This leads to my own definition of the ideal marriage, the kind every single adult aspires to. In my experience, marriage ought to be between two equal partners where each is able to make decisions in the best interest of the couple, without fear. This is dramatically demonstrated in one of my favorite examples of a bad marriage in the Bible. Abigail is no stranger to members of the Church. She was able to think and act in the best interest of her selfish, foolish husband, without his consent and at the risk and fear of her life on several levels. I am also reminded of the Virtuous woman of Proverbs 31 whose husband safely trusts that she always acts in his, and the families best interest.

 

Some people also tend to believe that there is no such thing as incompatibility, and erroneously think that any person can have a happy relationship with any other, if they are just Christian enough.   Was Christ unchristian because He could not get along with the Pharisees? What about Paul and Barnabas?

 

One likely problem is the false notion that marriage ought to be hard work. Does anyone believe that friendship ought to be hard work? Just think about that for a moment.

I only have to realize that no one I know continues a friendship that is hard work. A friendship is a natural outgrowth of two people on a common wavelength.  Nobody needs a friend that is always at odds with one’s natural way of living, so we generally keep friends with a common outlook. “A friend loves at all times”. This is also the inspiring example set by the relationship between Christ and God the Father. Can anyone imagine the chaos if they argued about every aspect of their work?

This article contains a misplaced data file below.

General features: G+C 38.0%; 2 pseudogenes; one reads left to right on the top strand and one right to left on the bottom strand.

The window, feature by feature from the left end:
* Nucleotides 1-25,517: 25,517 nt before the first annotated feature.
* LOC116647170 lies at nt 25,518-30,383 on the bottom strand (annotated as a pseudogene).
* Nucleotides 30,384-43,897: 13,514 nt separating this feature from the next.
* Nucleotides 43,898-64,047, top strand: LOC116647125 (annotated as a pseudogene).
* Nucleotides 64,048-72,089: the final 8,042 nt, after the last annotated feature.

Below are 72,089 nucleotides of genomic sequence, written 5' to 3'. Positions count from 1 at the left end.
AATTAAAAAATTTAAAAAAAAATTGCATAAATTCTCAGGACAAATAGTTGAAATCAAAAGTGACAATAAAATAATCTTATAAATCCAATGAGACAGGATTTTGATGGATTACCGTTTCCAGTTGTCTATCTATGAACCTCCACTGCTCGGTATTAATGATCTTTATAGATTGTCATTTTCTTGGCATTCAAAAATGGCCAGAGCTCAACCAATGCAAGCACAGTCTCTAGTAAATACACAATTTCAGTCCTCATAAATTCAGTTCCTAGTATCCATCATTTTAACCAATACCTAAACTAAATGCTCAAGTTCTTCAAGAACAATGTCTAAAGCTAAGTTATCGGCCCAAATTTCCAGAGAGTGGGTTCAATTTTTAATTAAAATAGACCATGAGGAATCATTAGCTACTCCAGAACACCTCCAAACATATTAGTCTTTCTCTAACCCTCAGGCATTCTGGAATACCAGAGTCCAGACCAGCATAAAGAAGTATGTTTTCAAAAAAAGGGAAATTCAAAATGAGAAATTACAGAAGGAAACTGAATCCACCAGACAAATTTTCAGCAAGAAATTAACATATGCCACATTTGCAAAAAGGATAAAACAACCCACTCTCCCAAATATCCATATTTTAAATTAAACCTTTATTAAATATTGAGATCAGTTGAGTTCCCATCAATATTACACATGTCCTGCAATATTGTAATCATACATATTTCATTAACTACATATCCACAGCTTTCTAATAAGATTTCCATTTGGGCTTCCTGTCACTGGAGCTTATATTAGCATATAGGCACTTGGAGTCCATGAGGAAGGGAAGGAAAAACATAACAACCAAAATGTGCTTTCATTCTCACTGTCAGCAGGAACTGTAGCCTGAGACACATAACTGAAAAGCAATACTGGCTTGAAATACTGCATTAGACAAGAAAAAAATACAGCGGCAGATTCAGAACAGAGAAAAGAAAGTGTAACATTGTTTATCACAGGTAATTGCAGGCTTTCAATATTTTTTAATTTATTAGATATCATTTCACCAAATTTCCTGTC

Consider the weight of Proverbs 18 that describes a friend that sticks closer than a brother. How about a friend that sticks closer than a marriage partner? Truly a good marriage is one of two people who not only love each other, but have proven to be compatible and thus become best friends over time.

 

Many adult singles are merely victims of unfortunate circumstances, such as the continuing breakup of the Church. Others are just not willing to settle for an unhappy marriage like those they see all around them.

 

Single men and woman of the scattered Church can take heart in the Apostle Paul’s words regarding the end time, which we all believe is our time. Paul pointed out that it may be the better part of wisdom for a person to remain single and draw closer to God.  Some have chosen this path which is perhaps prophesied in Christ’s own words: “And everyone that hath forsaken houses, or brethren, or sisters, or father, or mother, or wife, or children, or lands, for my name’s sake, shall receive an hundred fold, and shall inherit eternal life.”  Some singles have forsaken a marriage to the first person to come along, in the noble pursuit of finding a truly compatible partner. A happy marriage may be just around the corner because of their patience. If not, they have the promise of God that will not fail, even if that means waiting for a resurrection.